Many of us rely on a cup of coffee or tea to wake up in the morning. Sip after sip, we begin to feel more alert, focused, happy, and energetic, despite a poor night's sleep. Caffeine's effects on the brain are due to the stimulant's ability to block molecules that induce sleep.

In the TED-Ed video, "How does caffeine keep us awake?" Hanan Qasim explains the world's most popular stimulant keeps us alert by blocking the substance adenosine. This substance docks to neuron receptors that are tailored to the high-energy molecule, ATP, causing a cascade of biochemical reactions that make neurons fire more sluggishly and slow the release of important brain-signaling molecules. In other words, adenosine works to make us sleepy.

Read More: Brain On Caffeine Has Its Positives And Negatives

Caffeine, known as an adenosine receptor antagonist, works by derailing this process via blocking adenosine. Caffeine and adenosine have a similar enough molecular structure that caffeine can wedge into adenosine receptors, but not close enough to activate them. Adenosine works to inhibit neurons, while caffeine inhibits the inhibitor in order to stimulate us.

Often times, when we have coffee, tea, or even soda, we can feel a surge of energy and positive emotions. In some neurons, adenosine receptors are linked to dopamine receptors, a molecule in the brain that functions to promote feelings of pleasure. When adenosine docks in one of these paired receptors, it makes it difficult for dopamine to stay in its own spot, which can lead to decreased moods.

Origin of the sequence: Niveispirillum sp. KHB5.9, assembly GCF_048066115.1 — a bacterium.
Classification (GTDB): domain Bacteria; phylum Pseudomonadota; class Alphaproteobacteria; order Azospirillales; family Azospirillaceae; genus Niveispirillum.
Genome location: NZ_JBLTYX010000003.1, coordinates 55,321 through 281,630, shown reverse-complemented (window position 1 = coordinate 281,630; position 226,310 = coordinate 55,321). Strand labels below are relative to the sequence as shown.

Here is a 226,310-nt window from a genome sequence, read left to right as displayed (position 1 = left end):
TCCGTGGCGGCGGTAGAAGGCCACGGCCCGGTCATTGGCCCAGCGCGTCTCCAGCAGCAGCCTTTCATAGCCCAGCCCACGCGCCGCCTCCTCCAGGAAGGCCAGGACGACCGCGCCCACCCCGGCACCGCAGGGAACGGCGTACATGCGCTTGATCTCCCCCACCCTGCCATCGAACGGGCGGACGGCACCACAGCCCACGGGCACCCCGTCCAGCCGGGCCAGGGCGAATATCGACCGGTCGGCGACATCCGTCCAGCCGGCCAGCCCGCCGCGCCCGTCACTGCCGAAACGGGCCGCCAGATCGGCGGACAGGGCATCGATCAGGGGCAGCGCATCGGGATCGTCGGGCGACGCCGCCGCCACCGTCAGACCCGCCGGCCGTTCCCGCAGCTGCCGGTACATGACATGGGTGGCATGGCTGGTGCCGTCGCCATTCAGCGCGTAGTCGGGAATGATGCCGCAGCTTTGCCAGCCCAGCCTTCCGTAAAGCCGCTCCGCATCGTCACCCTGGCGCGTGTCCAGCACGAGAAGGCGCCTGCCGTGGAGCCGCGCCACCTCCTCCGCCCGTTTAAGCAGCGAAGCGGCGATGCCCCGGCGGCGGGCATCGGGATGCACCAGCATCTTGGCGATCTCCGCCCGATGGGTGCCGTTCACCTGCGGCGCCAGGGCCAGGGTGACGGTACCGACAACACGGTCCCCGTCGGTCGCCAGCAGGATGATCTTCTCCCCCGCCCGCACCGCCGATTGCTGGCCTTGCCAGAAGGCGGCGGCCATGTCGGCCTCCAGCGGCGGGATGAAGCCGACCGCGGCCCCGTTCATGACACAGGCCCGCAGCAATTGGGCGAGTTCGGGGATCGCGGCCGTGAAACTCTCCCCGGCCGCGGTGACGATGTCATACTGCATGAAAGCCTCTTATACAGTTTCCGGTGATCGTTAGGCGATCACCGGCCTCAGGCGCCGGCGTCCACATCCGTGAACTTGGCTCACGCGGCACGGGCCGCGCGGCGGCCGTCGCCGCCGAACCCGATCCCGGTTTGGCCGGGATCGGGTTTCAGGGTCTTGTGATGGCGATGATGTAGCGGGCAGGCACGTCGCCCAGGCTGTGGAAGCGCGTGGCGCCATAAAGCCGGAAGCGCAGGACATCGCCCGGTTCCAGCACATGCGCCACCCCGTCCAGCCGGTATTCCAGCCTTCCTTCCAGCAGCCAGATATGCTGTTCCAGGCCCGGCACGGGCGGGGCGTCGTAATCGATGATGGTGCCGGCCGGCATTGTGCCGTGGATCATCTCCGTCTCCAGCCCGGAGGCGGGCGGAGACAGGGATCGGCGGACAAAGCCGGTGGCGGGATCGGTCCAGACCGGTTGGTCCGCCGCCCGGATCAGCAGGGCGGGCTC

But, when caffeine replaces adenosine, dopamine can slide in its spot, which promotes alertness and positive moods. However, this sudden surge can lead to an increase in heart rate and blood pressure; increase in urination or diarrhea; and contribute to insomnia and anxiety. This is because caffeine acts as a stimulant in the central nervous system with its effects beginning as early as 15 minutes after ingestion and last up to six hours, according to Michigan University Health Service.

The brain can readily adapt to the regular consumption of caffeine. This can lead adenosine receptors to be perpetually clogged and cause the body to manufacture extra ones. This means, even if caffeine is lurking in the brain, adenosine can still function by signaling the brain to power on.

The presence of extra adenosine receptors explains why we need to consume more and more caffeine to stay alert. Contrastingly, quitting caffeine promotes symptoms of withdrawal, as there are plenty of adenosine receptors, but no competition. This makes adenosine work overtime, causing symptoms like headaches, tiredness, and depressed moods. In a few days, the extra adenosine receptors will disappear, and the body will readjust back to normal without caffeine.

Overall, caffeine works by changing the brain chemistry, and blocking adenosine, the natural brain sleep-inducing chemical. It is through this process that we experience bouts of alertness and bouts of sleepiness when we either drink too much caffeine or not enough. So, if we rely on coffee during the day, we need to start monitoring your intake if we begin having trouble falling asleep at night.

See Also:

Caffeine Can Make Driving Safer by Maintaining Driver's Alertness

4 Effects Of Drinking Too Much Coffee You Probably Have Never Heard Of